That’s the car I learned to drive in (and my sister in it).  It’s a 1969 Renault R10.  It had no options, and no features.  There was no “advanced” version.  Standard transmission.  Manual choke. Air-cooled, rear-mounted engine. AM radio. 

When that became my car in the mid-70’s, I learned the joy of not having anything advanced.  The 4-speed manual transmission meant that when my brakes were fading, I could slow down to a crawl just by shifting gears.  When the starter died, I could do a Fred Flintstone start by sticking my left leg out the door, getting the car in motion, and popping the clutch to start it.  (Note:  Park on hills.  It’s easier).

As a consultant, I loved the fact that people forever wanted to do the “advanced” program.  Particularly on risk management.  We’d like to present our people with an advanced risk management training.  I asked them how successful their conventional internal risk program had been.  Most didn’t have a conventional internal risk program, but they still wanted to jump to the advanced content.

I’ve gone through a lot of treatments with my cancer, and I’m thrilled that they’re working.  My radiation oncologist (Dr. Michael Morris of Glen Burnie) was very excited about a new line of treatment for neuroendocrine tumors. He had me forward my lab results to determine if I was a candidate for this new, more advanced, cutting-edge treatment.  I had an interesting letdown.  I was too healthy to qualify. I couldn’t do the advanced.

Lessons Learned: Whether it’s a car, a training event or personal wellness, sometimes the “advanced” will work against you.  Before determining that you’re ready for the cutting edge, make sure you know that the dull, tried and true aren’t more in your favor. Test the historically successful approaches first.  There’s a reason they’re historically successful.  Ask yourself this three-question quiz before seizing on the cutting edge:

  1. Have you already tried using a classic approach or an approach that is well-proven and -considered?
  2. Does the cutting edge provide potential benefits that the tried and true have never achieved?
  3. Are there other underlying reasons to give up on well-established (albeit potentially boring) approaches?

You, like me, might find yourself a little disappointed if you can’t answer “yes” to all three questions.  Because if you can’t answer “yes”, then you need to go back to what’s tried and true.

There are few things in life more boring and tedious than the old school.  Teaching project scheduling in a classroom setting, the explanations of critical path management don’t generally send students into euphoria.  And yet, when they understand their ability to influence the critical path, the schedule and the utility of their time, few approaches become more exciting.  Advanced risk management may take you down the road to Monte Carlo, Latin Hypercube and other statistically driven approaches.  But standard, vanilla risk management may point you to common risks, common solutions, and cost avoidance.  Those are good things!  It may not be fun to tell management the requirements may be unclear, causing delays and rework.  But it’s the single most common risk on projects (per PMI®) and the one most likely to bite your project in the behind.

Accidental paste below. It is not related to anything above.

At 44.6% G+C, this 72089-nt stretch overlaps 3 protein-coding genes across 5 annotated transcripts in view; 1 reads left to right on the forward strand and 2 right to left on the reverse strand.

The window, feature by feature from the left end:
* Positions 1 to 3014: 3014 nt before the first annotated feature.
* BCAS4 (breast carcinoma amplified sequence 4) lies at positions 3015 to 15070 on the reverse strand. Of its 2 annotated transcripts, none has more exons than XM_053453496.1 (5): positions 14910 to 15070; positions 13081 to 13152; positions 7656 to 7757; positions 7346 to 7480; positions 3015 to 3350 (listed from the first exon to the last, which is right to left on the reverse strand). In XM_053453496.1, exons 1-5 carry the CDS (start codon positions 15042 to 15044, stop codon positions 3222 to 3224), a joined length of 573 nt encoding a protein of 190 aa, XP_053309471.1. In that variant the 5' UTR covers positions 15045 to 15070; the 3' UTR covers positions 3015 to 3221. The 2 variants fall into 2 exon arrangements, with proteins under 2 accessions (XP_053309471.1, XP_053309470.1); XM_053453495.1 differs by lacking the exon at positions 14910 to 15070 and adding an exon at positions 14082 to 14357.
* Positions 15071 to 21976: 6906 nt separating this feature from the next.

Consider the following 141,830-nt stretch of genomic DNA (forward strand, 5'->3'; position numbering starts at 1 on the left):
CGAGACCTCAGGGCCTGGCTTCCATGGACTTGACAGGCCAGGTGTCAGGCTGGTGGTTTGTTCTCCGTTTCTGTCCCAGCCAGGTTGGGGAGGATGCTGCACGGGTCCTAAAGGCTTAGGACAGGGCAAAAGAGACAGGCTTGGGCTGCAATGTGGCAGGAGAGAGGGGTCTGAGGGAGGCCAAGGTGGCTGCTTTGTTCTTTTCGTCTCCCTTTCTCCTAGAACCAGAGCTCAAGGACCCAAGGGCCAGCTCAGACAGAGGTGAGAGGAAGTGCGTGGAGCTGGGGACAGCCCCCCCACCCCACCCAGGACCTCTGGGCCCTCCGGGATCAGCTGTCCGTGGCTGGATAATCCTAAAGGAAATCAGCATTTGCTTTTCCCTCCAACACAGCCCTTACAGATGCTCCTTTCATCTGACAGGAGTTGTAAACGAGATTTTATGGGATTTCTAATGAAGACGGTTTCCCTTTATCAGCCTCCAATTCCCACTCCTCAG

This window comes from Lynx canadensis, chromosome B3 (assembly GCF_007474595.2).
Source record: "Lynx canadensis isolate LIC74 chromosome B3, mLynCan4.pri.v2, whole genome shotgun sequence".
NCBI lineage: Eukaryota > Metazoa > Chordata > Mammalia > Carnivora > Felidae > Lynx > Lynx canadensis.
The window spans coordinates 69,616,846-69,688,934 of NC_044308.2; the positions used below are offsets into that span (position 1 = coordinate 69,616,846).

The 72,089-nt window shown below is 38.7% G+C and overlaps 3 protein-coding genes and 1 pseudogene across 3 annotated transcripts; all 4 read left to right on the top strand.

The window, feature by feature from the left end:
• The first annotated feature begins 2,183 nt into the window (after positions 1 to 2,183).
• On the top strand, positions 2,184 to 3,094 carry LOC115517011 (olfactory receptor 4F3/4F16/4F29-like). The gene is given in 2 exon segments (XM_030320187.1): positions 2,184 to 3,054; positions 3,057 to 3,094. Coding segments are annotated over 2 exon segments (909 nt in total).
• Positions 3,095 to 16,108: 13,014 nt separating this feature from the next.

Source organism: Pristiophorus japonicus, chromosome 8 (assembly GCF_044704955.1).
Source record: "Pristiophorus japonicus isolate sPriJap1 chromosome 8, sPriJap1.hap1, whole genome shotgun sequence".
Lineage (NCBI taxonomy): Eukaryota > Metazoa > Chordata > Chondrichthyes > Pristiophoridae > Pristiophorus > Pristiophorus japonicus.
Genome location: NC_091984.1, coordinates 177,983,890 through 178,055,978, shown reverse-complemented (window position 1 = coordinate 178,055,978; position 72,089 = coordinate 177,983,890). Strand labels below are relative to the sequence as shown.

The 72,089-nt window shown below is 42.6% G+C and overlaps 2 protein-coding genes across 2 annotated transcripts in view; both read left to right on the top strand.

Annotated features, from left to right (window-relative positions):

The other side of non-advanced risk and project analysis is that it points to the concerns that hit us every day, rendering them likely to be ignored. 

In our last house, the floors were gorgeous, 100-year-old honey oak.  For the most part, they were unstained and undamaged.  There was, however, a single splinter of wood between the kitchen and the living room that had a nasty habit of catching my socks. Nancy would regularly inquire why my socks were damaged and holey, and I had to confess that it was the splinter I never bothered to sand down or putty over.  Month after month, socks were destroyed.  Month after month, it was a small enough concern that I could put it out of my mind.  The day finally arrived, however when I came around the corner out of the kitchen and raised the splinter on another pair of socks.  But this time, the splinter continued its journey into the ball and then the instep of my foot.  After a couple of hours in the emergency room, the splinter was removed, and I was back home, remediating a situation I could have fixed months earlier. The wood putty was drying in the hallway in no time.

Too often we seek out the intriguing, haunting, exciting, meeting-worthy risks over the pedantic.  Yet those pedantic, non-advanced risks with non-advanced responses are the likely culprits in causing us and our projects pain and grief. 

When someone suggests to you to adopt advanced practice in almost anything, it’s important to go back to the three questions cited earlier.  And remind them that while the little annoyances and “splinters” seem like things we can deal with as they surface, they take away from the core efforts of our projects and our lives.  And eventually, our on-the-fly remediation for those risks will look foolhardy.  And an advanced, complex, untested solution will seem like an early opportunity to kill the proverbial fly with a sledgehammer. 

Up next?   You could do a better job, but at what cost?

If you want to review the previous elements of this e-book or blog, they’re all posted at

If you have insights you’d like to share or comments or conversations, my e-mail is the best way to reach me at  I’ll always get back to you within 24 hours.  Always.  And if you think I missed the mark?  Check your spam folder.  Thanks for joining me on this journey.